SubZero 2014, the blockbuster summer celebration of San Jose culture, is expanding to two days this year, June 6 and 7. And “San Jose culture” is really the only phrase broad enough to describe the scene, as every year SubZero brings together the disparate strands of South Bay art, music, food, crafts, merch, tech and just plain odd to one big party on South First.

As one can see in our gallery at the bottom of the page, last year’s festival-goers got their fill of zombies, body paint, hula-hooping acrobats, GameBoy music wizardry and gorillas playing tiny toy xylophones. I, for one, bought a small painting of a paramecium in a business suit and spent a lot of time trying to avoid the nightmare turtle-bed sheet performance art people outside Zero1 Garage. This is a usual SubZero.

Organized by Brian Eder and Cherri Lakey of Anno Domini Gallery, the festival is entering it’s seventh year by expanding to two days and packing them with all sorts of this kind of weird and wonderful stuff. When contacted for this article, Brian said that he and Cherri do too much of the talking and instead put me directly in touch with some of the artists and vendors in this year’s festival. The list of options they sent ran way too long to tackle comprehensively, but I got in touch with a few of this year’s participants to give an idea of the range of people participating in the festival.

One San Jose artist, Andy Wallace, is moving off the wall and into the realm of illusion for SubZero. His installation is going to be 120 square feet of wooden lattice, lights, shadows and one-way mirrors designed to create a space full of optical illusion. “It’ll be very fun house-like” he said. “People can really interact with it.” He’ll be spending the first day of the festival assembly all the pieces, and the second day is just for people to enjoy it. “I’ve never really done anything so environmental. Everything I’ve done so far has been gallery style.”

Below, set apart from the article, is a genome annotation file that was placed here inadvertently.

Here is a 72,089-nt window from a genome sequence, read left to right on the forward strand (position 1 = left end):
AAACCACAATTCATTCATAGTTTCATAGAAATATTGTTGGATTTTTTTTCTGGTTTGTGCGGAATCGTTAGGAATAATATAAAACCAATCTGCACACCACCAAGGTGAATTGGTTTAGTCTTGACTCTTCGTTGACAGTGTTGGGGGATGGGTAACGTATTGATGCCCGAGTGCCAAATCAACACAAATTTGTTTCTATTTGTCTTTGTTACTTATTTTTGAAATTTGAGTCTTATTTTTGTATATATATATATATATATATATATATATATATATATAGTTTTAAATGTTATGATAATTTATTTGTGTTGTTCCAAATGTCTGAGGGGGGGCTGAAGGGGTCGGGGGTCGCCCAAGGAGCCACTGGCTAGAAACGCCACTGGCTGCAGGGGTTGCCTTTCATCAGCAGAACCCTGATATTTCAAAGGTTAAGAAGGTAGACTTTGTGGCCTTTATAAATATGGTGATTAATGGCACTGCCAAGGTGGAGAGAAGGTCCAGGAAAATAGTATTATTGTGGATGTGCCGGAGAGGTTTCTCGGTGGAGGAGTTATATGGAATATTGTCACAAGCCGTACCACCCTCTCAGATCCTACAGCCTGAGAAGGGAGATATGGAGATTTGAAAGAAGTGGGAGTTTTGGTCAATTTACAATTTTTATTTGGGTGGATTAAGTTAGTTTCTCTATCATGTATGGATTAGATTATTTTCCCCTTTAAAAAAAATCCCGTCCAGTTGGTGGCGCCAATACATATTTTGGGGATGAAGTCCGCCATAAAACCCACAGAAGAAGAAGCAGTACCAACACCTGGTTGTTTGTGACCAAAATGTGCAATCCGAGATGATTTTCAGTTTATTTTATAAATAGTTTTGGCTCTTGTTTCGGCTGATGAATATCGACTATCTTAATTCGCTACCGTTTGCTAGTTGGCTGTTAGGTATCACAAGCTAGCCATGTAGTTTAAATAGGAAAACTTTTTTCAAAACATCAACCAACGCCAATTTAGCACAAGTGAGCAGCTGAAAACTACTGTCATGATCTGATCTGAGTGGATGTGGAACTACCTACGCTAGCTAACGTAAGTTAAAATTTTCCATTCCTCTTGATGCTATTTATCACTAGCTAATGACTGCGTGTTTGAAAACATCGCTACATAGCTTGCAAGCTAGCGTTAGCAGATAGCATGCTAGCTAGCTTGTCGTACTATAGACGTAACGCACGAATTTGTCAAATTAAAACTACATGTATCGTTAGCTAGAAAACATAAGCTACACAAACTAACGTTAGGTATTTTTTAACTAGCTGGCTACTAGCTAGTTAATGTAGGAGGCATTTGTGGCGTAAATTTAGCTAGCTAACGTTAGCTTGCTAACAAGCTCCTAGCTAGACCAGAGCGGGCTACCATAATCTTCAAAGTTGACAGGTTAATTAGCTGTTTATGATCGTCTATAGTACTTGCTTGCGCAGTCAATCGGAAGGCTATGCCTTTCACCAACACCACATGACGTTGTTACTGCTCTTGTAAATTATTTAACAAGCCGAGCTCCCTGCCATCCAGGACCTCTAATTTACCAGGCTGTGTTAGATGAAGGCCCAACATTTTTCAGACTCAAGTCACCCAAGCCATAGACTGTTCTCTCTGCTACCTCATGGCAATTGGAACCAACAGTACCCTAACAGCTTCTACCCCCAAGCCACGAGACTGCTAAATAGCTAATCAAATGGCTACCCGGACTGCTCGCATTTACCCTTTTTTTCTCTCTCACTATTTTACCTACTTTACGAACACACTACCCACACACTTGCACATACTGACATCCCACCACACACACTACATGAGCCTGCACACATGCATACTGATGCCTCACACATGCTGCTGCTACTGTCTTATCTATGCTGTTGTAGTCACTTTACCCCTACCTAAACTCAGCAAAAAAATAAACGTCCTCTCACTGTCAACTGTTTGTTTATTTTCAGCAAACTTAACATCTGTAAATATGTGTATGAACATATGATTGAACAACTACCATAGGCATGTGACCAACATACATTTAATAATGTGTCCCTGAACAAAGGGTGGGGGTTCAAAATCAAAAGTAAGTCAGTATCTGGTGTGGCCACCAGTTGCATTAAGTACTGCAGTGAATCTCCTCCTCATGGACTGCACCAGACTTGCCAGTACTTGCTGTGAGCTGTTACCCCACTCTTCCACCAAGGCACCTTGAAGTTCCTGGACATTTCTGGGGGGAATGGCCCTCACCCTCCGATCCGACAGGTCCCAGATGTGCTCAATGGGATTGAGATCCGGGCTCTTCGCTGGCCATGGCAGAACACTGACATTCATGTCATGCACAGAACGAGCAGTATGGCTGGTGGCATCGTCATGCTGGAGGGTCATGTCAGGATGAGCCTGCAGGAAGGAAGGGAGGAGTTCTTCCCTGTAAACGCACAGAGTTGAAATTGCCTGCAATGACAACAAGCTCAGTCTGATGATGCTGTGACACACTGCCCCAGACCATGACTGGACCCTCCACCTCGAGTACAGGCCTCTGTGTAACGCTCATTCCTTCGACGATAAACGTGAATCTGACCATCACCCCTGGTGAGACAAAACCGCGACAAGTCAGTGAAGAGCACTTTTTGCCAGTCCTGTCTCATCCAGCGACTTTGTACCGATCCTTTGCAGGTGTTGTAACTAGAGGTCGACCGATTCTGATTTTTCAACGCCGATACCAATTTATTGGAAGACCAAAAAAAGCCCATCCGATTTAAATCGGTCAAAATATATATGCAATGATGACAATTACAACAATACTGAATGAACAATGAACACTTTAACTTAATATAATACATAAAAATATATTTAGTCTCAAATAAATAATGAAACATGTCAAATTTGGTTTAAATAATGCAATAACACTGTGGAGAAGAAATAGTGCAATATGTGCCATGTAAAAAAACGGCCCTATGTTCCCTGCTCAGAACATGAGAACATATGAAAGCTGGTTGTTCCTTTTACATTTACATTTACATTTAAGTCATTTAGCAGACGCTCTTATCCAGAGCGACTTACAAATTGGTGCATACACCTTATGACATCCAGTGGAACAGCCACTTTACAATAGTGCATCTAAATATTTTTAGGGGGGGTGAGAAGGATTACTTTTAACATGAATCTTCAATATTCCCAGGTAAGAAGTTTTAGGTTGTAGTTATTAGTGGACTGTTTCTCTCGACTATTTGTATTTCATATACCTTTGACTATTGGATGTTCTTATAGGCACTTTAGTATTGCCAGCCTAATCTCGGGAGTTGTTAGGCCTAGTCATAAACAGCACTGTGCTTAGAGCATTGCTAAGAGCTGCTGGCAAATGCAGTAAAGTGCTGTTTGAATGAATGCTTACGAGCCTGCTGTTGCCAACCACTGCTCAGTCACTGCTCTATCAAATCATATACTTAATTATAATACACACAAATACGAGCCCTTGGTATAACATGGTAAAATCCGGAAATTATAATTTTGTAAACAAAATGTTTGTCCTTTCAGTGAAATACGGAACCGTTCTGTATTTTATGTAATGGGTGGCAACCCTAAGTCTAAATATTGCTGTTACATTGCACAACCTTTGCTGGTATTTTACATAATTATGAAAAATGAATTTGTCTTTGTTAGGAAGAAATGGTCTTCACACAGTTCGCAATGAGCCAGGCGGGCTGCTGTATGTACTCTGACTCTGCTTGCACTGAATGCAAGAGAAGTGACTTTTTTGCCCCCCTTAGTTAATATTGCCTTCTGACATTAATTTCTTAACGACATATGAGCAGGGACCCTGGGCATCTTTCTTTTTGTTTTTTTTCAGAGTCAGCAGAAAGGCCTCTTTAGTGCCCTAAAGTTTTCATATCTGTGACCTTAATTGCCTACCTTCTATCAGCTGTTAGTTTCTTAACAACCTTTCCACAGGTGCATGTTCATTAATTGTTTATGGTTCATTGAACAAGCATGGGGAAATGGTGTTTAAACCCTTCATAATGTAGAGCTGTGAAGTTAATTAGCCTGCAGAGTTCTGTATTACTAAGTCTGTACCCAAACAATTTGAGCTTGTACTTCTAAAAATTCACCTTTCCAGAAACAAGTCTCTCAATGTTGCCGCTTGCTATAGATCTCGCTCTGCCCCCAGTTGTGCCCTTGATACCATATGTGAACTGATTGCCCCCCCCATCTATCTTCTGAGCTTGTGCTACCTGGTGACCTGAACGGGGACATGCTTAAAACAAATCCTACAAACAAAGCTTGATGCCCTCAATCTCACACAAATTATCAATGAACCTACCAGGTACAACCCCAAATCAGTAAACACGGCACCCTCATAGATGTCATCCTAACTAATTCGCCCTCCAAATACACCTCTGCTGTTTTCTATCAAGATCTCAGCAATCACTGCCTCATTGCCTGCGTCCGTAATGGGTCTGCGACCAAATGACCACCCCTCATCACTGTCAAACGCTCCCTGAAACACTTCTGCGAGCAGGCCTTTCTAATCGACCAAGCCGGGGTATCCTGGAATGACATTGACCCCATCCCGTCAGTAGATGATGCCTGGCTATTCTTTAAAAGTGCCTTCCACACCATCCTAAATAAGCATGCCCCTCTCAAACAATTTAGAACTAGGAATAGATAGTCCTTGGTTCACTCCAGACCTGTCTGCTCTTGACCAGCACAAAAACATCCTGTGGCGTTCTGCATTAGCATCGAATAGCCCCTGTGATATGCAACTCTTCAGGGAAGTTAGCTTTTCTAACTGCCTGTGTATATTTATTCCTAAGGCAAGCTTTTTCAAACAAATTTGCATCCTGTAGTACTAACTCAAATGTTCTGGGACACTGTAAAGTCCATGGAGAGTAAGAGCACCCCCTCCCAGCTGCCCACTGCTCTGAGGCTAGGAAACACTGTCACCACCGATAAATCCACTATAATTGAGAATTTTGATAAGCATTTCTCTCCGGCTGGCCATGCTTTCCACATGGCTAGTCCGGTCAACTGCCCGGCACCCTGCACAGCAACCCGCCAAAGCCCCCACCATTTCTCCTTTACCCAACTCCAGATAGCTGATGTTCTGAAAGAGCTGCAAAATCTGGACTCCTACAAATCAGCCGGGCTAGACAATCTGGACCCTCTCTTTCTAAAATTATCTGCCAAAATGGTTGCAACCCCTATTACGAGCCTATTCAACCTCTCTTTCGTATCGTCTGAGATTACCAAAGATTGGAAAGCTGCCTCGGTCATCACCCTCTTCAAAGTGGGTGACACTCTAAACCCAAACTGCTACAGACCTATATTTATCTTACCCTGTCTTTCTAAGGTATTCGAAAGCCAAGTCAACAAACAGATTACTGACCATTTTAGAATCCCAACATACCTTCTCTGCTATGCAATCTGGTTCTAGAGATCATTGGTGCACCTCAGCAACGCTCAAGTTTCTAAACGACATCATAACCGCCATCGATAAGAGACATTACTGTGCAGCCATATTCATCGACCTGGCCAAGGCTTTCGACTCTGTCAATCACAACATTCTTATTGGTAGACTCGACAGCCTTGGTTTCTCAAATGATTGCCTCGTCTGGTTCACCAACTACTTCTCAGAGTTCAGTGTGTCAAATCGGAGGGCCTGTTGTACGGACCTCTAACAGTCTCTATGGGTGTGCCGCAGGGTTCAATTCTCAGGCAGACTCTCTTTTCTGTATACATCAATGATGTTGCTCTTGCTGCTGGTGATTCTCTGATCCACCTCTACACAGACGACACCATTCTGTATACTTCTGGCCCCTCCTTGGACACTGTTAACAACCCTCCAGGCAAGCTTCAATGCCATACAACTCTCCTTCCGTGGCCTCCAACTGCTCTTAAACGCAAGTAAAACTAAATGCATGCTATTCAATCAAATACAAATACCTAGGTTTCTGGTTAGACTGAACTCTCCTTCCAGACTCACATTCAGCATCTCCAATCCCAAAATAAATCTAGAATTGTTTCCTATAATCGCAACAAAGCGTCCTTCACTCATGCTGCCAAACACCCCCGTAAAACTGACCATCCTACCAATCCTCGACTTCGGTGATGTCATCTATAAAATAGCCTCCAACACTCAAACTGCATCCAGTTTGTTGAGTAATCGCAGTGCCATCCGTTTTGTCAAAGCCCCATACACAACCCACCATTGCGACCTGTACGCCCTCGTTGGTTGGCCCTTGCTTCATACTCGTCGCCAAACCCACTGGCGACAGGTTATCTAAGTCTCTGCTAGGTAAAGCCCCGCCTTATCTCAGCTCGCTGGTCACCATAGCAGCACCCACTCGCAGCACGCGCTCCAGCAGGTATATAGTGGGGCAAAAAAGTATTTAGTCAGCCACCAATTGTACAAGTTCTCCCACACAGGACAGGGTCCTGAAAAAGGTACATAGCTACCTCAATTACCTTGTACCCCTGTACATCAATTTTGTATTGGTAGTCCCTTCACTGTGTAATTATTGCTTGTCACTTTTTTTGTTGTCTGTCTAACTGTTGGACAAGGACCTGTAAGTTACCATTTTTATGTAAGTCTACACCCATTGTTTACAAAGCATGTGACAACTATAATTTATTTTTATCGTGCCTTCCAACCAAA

Then there’s Thoey Ngo, whose pop-up shop EcoMonster specializes in green crafts for kids, plus hands-on workshops and DIY kits. She’s putting on one of succulent terrarium workshops–for kids and adults–at her booth this year and will also have some of her eco-conscious merch on hand too. Ngo describes EcoMonster as “one of my full-time jobs,” which started out as a hobby on Etsy, but soon became something more serious. Now she’s doing pop-up shops and workshops around the South Bay. Folks interested in the workshop at SubZero need to preregister over at

While there will be strong representation from San Jose’s music scene, SubZero attracts bands from out-of-town too. LA-based Herbert Bail Orchestra heard about the festival from local psychadelic-folk rock duo Brother Grand, and decided to put SubZero on their spring California tour. The indie folk band is a shifting line-up of anywhere from two to ten people, with accordians, banjos, all sorts of horns, you name it.

The Herbert Bail Orchestra started out with just Fratollilo and his longtime friend Andrew Katz, who put the “orchestra” part in their name as a joke. Now, it fits. “We used to play shows where it was just me and Andy,” Fratollilo told me. “Now it’s like we found a bassist and a drummer, a keyboardist, another singer, lost our drummer, found a trumpet and another multi-instrumentalist… I could go on and on.” Fratollilo emphasized multiple times that he could only speak for himself, but he’s excited for SubZero and excited for the band’s third album, slated for 2015. “I wanna write 100 songs, and pick out the 12 best. We’re going to play a couple new ones at Subzero for sure.”

These are only a few of the huge list of artists, vendors and performers which is available in full here.

Plus, check out some photos from last year’s SubZero by Geoffrey Smith II, via